1. Nuclear weapons. The chief threats here are Iran and Pakistan. Iran is already a serious threat, and will have to be dealt with militarily. Obama’s advocacy of America running from responsibility in the Middle East will only exacerbate the problem with Iran, and it will have a disastrous effect in Pakistan: Without American support of anti-terrorist elements in that country, a Hamas-like group will get its fingers on the triggers of an already-in-place nuclear arsenal and delivery system. This is certainly a threat, but it is not independent of the Jihad problem: In fact, the Jihad problem is at the heart of it.

    2. Terrorism. Nearly all terrorist activity in the world is caused by the Jihadis. There is no comparison between the thousands of Americans killed in the Twin Towers, or the tens of thousands of Iraqis killed by Sunni suicide bombers, and other “terrorist” activities such as the torching of SUVs by anarchists.

    3. Climate Change. Convincing evidence is coming to surface, that Global Warming is not even caused by human activity — the climate is changing on uninhabited Mars, at the same rate that it is happening on earth; and the culprit seems to be a very normal “burp” in the activity of the sun. Jihadis are not to blame for this event, but neither can Obama, McCain nor anyone do anything about it. Everyone will just have to pack their bathing suits and move to Greenland.

    4. Poverty. Two thousand years ago, Jesus said, “The poor have you always with you”; and he has never been proved wrong. But if Obama is concerned with specific problems, the main cause of the impoverishment of the American Middle Class is globalization, which in turn has been caused by vast improvements in transportation and infrastructure during the 20th Century. Changing this is not so great a task as changing sunspot activity, but it is equally out of the grasp of any U.S. President. One thing that could cause a serious ripple in the economy, though, is jihadi activity in the Middle East — which seriously threatens oil production and transportation, should the U.S. and others let up on their pursuit of Al Qaeda and the ayatollahs (and their clients, like Hamas).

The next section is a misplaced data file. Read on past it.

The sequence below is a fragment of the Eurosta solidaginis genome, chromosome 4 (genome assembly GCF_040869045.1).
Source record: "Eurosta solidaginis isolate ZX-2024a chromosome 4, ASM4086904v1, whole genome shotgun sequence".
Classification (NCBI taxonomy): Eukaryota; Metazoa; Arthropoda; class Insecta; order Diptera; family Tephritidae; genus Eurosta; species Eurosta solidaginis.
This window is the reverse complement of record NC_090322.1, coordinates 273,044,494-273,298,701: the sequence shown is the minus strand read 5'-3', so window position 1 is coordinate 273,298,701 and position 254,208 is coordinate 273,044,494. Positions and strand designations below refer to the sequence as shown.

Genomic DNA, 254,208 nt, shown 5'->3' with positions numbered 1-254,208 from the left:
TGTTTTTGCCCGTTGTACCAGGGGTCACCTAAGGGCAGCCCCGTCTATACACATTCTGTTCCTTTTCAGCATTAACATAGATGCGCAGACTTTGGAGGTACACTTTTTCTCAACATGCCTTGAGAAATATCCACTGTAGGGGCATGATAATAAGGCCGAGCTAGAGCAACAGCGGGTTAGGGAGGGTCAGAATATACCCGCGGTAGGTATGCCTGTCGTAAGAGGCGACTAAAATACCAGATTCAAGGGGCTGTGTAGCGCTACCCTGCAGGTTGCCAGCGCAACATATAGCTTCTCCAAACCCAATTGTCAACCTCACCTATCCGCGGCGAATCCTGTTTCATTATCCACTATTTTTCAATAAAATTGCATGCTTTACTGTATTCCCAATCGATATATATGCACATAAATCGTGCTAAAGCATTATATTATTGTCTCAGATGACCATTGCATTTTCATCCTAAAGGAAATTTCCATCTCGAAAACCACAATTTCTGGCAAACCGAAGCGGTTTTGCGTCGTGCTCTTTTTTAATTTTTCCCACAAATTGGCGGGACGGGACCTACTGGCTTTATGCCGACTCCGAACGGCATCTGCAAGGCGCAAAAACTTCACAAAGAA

5. Genocide. The principal active genocide going on today is the massacre of non-Arab Moslems in Sudan by the Islamic Fundamentalist Arab regime in that country, and the prinical genocide currently in the planning stage is the Iranian struggle to eradicate all Jews from Israel. The jihadi signature is unmistakeable here.

    6. Disease. I don’t know who has done more for fighting disease and hunger around the war than then American people; and this does not seem to have been affected one iota one way or the other by who has been President. Thanks largely to American support, international agencies have been set up to help out problem areas; but in the hardest-hit areas, such as the refugees in Sudan and Somalia, it is incredibly again Moslem “militants” who have hindered or stopped delivery of services.

    Barring the advent of warp-drive technology and the colonization of other galaxies, I see only one major issue facing American Presidents that they can effectively deal with: Jihadism. Any Presidential candidate who ignores that fact is leading his followers through La-la Land.

    Thank you again, Ted, for posting Mr. Stephens’ article.

  3. Obama and TERRORISTS

    Obama raised funds for Islamic causes
    Speeches for Palestinian refugees called code for Israel’s destruction
    February 25, 2008
    By Aaron Klein

    …Obama’s 1999 fundraising for the Palestinian Deheisha camp raised the eyebrows of one senior Israeli security official who was contacted yesterday for comment on the issue. The official, who was not aware of Obama’s fundraising, noted Deheisha, which is located near the city of Bethlehem, had a “very active” Palestinian terror apparatus in 1999, carrying out scores of deadly shootings against Israeli civilians that year.

    Two of the most deadly suicide bombings in 2002 also were planned from Deheisha, where the suicide bombers originated, said the security official.

    On one such bombing, in March of that year, 11 people were killed and over 50 injured, four critically when a Deheisha bomber detonated his explosives next to a group of Jewish women waiting with their baby carriages for their husbands to leave a nearby synagogue…

    Obama worked with terrorist
    Obama’s advocacy on behalf of Palestinians comes after WND reported yesterday the presidential candidate served on the board of the Woods Fund alongside William C. Ayers, a member of the Weathermen terrorist group which sought to overthrow of the U.S. government and took responsibility for bombings against government buildings…
    Obama adviser wants talks with terrorists
    Last month WND quoted Israeli security officials who expressed “concern” about Robert Malley, an adviser to Obama who has advocated negotiations with Hamas and providing international assistance to the terrorist group.

    Malley, a principal Obama foreign policy adviser, has penned numerous opinion articles, many of them co-written with a former adviser to the late Palestinian Authority President Yasser Arafat, petitioning for dialogue with Hamas and blasting Israel for numerous policies he says harm the Palestinian cause…